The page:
Just another day on the farm, after an extraordinary week, while most people are enjoying the sunshine we are living it.
Thursday morning started at 7:30 checking sheep for maggots, as its that time of year where lambs and ewes through a combination of hot weather and good grass – flies attack with gusto.
A trip to B&Q to collect 5 bags of cement educated me on the tightening of security in these times of austerity in Redditch, the staff member said that hey had to come outside which he promptly did, he opened the pallet for me I moved my truck to load then was asked to go back in and pay, I did this and was then left to load as many bags as I liked after sorting through the first and second pallet, I managed to find 5 unexploded bags of cement and left the loading area confident that B&Q were up skilling their staff to take care of their stock from cradle to grave!
Look after a pensioner for a day programme
Weekly shop followed returning home to grade the drive with the JCB then to meet my volunteer for the day Uncle John, a quick tour of the farm and a transfer of sheep onto the far priory field was executed with precision, feed and the variety of it is the best motivator for sheep.
Quick cup of tea then off to collect a trailer for bailing tomorrow, over at Riverside Shepherd Huts where their latest Hut was loaded ready for its journey to Cumbria in time for it being used as the honeymoon suite for their customers pending wedding. Checked sheep and returned to the farm.
Collected tools for digging out new BBQ area footing for the Coach House marked out the area and allowed John to remove the turf as part of his pensioner fitness programme.
Safe to keep a shotgun?
Took a call from two companies both wanting to assist me with a PPI claim which I didn’t have followed by a call from the fire arms guy wanting to check that I didn’t need a further visit since my last licence renewal, I had to complete a two minute check, was I Wayne Smith? Yes did I Live at Oaks Barn Farm? Yes, had I been ill since his last visit? This I thought at first to be most caring, but in reality meant was I mentally stable other than my random life choice of becoming a farmer. I confirmed that I had all of the guns in my cabinet and had not sold them on the any if the enhanced security team at B&Q. To this end the firearms officer was satisfied that I would be safe to be left alone.
Quick check on John to see that digging in the heat of the mid day sun was not to much for him, then loaded Aldi Scotish battered fish and oven chips into the oven for lunch, quite why sending fish all the way to Scotland to be battered enhances the eating experience I’ve yet to know but millions of tourists do the same each year so they can’t be wrong can they?
A glass of squash to John and a discussion about using the JCB, was dismissed on the fact that it would be dusty and less entertaining for the guest who had now gathered round him reciting Thor stories of how they to employed pensioners and felt guilty when they used ladders at 78.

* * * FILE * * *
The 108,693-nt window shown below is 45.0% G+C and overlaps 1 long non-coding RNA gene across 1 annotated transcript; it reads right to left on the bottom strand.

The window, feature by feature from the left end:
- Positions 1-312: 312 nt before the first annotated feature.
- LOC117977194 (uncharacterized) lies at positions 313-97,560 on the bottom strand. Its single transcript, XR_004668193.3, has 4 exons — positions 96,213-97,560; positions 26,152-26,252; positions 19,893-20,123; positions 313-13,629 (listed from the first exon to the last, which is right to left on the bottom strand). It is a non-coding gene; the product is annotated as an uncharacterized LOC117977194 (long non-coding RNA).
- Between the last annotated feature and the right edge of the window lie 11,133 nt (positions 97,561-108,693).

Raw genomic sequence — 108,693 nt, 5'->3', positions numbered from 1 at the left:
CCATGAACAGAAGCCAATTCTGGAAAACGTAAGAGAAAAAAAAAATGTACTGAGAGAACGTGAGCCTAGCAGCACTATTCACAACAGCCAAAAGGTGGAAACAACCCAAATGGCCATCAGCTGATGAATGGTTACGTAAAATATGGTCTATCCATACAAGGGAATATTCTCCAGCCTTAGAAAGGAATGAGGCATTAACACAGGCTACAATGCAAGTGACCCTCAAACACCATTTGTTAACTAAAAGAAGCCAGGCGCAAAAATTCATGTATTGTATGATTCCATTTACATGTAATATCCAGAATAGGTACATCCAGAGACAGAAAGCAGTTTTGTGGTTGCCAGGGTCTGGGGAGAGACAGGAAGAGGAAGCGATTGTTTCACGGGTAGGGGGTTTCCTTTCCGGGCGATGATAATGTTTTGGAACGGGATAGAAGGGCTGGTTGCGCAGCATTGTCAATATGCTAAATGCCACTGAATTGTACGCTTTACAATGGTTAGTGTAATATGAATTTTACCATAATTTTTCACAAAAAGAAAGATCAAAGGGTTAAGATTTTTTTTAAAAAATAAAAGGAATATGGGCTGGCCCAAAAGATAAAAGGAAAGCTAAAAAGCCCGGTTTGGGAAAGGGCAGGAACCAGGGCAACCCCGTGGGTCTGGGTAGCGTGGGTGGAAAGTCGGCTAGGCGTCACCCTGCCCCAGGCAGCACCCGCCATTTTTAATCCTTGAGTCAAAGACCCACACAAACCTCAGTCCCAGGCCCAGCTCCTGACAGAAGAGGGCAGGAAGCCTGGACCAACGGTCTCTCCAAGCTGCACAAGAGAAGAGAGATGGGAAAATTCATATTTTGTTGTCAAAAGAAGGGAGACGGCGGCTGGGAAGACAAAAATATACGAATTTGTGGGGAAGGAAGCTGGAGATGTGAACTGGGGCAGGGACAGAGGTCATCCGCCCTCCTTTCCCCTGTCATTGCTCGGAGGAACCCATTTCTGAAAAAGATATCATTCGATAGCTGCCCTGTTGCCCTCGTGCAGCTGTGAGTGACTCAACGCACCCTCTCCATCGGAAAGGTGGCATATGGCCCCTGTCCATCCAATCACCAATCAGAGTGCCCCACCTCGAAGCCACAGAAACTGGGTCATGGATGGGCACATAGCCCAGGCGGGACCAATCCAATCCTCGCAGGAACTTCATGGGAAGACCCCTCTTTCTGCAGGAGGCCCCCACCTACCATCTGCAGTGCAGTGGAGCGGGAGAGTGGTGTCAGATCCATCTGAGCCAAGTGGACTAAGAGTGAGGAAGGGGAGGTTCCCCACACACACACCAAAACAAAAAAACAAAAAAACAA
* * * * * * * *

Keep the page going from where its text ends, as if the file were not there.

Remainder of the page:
Filled trench with water to soften the soil then retired for lunch in the sun.
Returned to the trench and helped John to fill the barrow with the loosened soil, showed John where to tip the soil and went off to mix the cement, while John hammered all of the levelling steaks into the hard soil at the bottom of his trench took the first mix over to John who was now on his knees with a levelling trowel in the full heat of the 1 o’clock sun, got on with second mix for which John was now ready and allowed him to wheel the second barrow unassisted as he had proved himself earlier in the day.
One final mix and the job was done, I cleaned out the mixer while john cleaned off all the tools he had covered in cement and returned them to the barn ready for his next visit to the Farm.
Sue returned from Yorkshire full of tales of how her visit to the local supermarket witnessed a man prizing open the electric doors to leave the store with a case of cool light beers without paying. Perhaps B&Q have good reason to enhance their security?
Gone well almost
John leaves then returns moments later with the birthday card he was supposed to give to Sue, knowing that returning home without having achieved this task would not be an option worth considering as he had clearly fallen foul of tasks that Freda had set him in the past and he had learnt from this. John leaves again.
Receive text to say that our hay has been bailed today ahead of the scheduled tomorrow and is now ready to be taken off the field, collect the first load, of 70 bales and return home to meet Emma and John our new Volunteers for our come grow with us programme. A quick tour of the farm followed by some sheep dagging gives them a good insight to the farm. Off to collect a further 68 bales return sheet trailer and finish at 9pm followed by a chillie wine and bed.